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Building Codes: A Primer for Contractors and Owners in Arizona

Part 1. When Errors Occur

When I consider the collaborative effort necessary to successfully complete a construction project, I often think of the barn raisings of years past.   A barn raising was often held in a small farming community where the local residents would come together and build a barn for a neighbor farmer in only one day.   This task was accomplished by many experienced hands who had been involved in the construction of a barn several times before. The days of an old-fashioned barn raising have disappeared. It has now been replaced by a mountain of rules, regulations, and other variables provided by building codes which make for a challenging labyrinth a contractor and owner must navigate in order to see a construction project successfully through to completion.

As with any matter that involves interaction with government entities, a contractor and owner must keep certain questions in mind. What are the consequences if a construction project is issued a building permit in error? What rights does a property owner have to complete a project if a problem is discovered at some point before a building project is completed, and when do these rights vest? How does the law of estoppel figure into legal proceedings regarding construction issues, and when does a construction dispute cease to be an administrative issue and become a legal one?   These questions will be addressed in our multi-part discussion on building codes.

What Occurs if a Government Entity Issues a Permit in Error?

In the State of Arizona the Phoenix Metropolitan Area alone includes several cities each with their own local rules and procedures adjacent to each other. With close territorial quarters such as these and the large volume of construction, errors in the building permit process are bound to happen. These building permit issuing errors cover a wide spectrum of scenarios. At one end of the spectrum, the error could be a clerical oversight caught by neither the permit’s issuing entity nor the project’s developer, contractor, or architect who submitted the application. Another possibility occurs when a developer, contractor, or architect provides misleading or false information to secure a permit. What can be done when these situations arise? Arizona law has multiple cases on this subject either when the permit is issued because of misleading information or after errors in judgment.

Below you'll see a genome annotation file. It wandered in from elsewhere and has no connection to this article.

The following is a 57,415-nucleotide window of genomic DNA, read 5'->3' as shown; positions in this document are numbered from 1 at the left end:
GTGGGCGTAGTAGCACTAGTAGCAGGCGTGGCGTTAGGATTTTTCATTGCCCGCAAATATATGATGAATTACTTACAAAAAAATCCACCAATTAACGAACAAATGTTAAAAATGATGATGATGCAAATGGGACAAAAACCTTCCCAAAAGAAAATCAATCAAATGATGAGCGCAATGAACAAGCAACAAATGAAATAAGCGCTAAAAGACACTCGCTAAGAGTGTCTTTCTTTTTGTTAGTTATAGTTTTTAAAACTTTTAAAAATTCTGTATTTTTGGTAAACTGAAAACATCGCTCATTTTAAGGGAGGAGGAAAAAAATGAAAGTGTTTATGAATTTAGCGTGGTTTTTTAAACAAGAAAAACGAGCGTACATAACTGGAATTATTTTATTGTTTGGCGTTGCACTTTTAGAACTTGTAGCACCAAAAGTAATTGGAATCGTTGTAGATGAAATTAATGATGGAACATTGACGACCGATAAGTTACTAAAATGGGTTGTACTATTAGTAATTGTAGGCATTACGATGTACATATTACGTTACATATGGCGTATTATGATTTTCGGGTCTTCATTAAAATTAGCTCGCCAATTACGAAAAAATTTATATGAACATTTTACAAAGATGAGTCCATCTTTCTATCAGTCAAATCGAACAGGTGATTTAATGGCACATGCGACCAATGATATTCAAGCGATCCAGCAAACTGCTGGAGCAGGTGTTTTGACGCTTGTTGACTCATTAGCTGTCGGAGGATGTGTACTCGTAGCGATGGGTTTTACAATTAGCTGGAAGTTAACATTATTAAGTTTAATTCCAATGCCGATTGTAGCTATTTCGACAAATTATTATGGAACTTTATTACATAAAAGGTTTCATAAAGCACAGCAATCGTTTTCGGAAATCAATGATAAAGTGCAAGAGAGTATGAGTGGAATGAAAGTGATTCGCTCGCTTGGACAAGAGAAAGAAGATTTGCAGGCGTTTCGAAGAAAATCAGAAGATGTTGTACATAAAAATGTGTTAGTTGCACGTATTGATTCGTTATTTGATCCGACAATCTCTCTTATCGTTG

In general terms, when a permit is issued in error because of misleading information provided by an individual, contractor, or architect requesting the permit, Arizona law allows the government entity to stop construction and request the improvement(s) be removed. Truthful and accurate information on a permit application is necessary to avoid the possible future revocation of a secured permit.

This general rule is based on the Arizona Court of Appeals opinion Rivera v. City of Phoenix.[1] In Rivera, the homeowners owned property that was subject to a zoning restriction that limited the total square footage of the residence to 25% of the area of the lot.[2] The homeowners submitted and obtained a permit from the City of Phoenix for an addition to their residence. However, the plans submitted to the City were not accurate in indicating that the square footage of this addition would exceed the 25% rule because the drawings submitted with the permit application did not accurately reflect the lot area covered by the addition.[3]